Anyways, beyond him, I had a really humbling experience with an investigator this week. He had an extremely bad infection and so could not speak to us, and could only write. He asked me to explain a philosophical question in terms of our religion (if God is the equation, how is man the result). After a long question and answer explanation, he finally was satisfied, but looked me in the eye and said that I did not have a testimony of what I was saying. He said (I am extrapolating and changing what he said a little bit) that you have a testimony of certain truths, such as that Joseph Smith was a prophet, and the like, but you do not truly have a testimony of all of the things that your prophets teach. Sure they make sense to you intellectually, but do you really feel that you can truly become like your Father in Heaven. Which made me wonder how much do I feel what I am preaching, especially on issues such as tithing and Chastity. Do I really feel that the Lord has given me everything that I have, and that I am only giving him tithing to show him that I have faith in this point; do I really feel the importance of only having children within marriage because this power is sacred. It is a difficult question to think about because if we do not have a testimony of these points, it is very hard for us to preach about them.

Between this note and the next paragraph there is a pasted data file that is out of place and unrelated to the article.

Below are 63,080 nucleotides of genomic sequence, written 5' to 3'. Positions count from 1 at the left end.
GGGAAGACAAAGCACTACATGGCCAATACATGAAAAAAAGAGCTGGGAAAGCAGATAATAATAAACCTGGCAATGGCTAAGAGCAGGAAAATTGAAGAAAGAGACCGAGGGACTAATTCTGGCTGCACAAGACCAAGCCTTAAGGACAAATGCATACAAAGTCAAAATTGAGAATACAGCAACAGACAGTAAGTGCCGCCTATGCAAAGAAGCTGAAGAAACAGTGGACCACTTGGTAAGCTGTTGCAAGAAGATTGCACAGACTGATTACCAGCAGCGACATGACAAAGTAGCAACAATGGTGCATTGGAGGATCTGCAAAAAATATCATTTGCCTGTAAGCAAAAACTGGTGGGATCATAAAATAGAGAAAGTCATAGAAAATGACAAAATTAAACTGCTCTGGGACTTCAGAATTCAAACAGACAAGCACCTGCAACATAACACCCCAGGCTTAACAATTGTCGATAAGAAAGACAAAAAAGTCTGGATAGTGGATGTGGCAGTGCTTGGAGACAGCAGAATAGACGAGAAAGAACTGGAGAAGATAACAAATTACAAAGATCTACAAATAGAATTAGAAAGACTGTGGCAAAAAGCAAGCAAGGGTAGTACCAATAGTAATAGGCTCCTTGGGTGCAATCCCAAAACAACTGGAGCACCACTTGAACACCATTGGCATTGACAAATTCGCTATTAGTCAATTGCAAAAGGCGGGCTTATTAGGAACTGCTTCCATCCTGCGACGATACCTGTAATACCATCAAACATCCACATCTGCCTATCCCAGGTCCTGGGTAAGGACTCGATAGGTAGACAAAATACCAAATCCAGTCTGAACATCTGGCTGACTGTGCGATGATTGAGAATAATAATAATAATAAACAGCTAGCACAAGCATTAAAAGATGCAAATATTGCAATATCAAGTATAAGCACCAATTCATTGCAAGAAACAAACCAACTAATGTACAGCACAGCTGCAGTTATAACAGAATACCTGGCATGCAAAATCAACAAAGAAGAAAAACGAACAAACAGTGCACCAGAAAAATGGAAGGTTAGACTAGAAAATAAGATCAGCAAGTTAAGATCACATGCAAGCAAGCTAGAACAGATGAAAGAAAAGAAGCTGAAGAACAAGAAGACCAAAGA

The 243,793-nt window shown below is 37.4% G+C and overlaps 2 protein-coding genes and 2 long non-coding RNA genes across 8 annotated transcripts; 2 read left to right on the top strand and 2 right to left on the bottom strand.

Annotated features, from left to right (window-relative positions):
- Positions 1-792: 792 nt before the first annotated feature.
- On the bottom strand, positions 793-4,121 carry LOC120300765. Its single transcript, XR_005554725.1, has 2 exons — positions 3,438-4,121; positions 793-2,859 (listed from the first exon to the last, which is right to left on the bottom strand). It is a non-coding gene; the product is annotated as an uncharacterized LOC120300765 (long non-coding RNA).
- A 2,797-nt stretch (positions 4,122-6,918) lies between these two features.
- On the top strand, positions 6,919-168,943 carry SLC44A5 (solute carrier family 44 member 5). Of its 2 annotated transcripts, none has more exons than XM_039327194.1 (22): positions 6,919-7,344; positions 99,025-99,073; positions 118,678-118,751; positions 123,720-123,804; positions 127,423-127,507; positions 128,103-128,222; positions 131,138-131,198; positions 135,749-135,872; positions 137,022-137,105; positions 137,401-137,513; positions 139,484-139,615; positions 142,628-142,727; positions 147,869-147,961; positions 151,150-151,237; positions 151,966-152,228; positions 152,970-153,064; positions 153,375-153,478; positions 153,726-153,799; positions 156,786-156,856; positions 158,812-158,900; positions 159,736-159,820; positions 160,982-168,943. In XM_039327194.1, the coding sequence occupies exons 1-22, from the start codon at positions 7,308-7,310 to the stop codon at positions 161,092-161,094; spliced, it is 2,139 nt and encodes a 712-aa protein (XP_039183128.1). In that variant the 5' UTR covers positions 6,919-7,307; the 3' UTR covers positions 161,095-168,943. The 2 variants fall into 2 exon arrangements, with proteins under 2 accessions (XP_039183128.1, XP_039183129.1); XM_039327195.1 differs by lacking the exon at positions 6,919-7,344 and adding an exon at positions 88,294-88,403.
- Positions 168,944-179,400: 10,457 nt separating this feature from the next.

Anyways, I have had one thing on my ind this week, and that is what is a successful missionary. My companion and I disagree on a single point, and that is what is a successful missionary. He says that a successful missionary is one who baptizes, and I must admit that there is definitely some truth to that, because there is a correlation between how good the missionary and the number of baptisms. However for me, I felt that there was something more than that. After a lot of prayer and study I think I finally understand. A successful missionary is one who has learned to put others in front of himself because of his love for them and for God, and has put this into practice in the mission field. If we have done this, then we can be satisfied with our work, no matter the baptism number (although the baptisms will come if you do this). When I say this, you do have to be smart as a missionary, you do have to work hard, and you do have to baptize, but I think for me, that is how I will judge my success.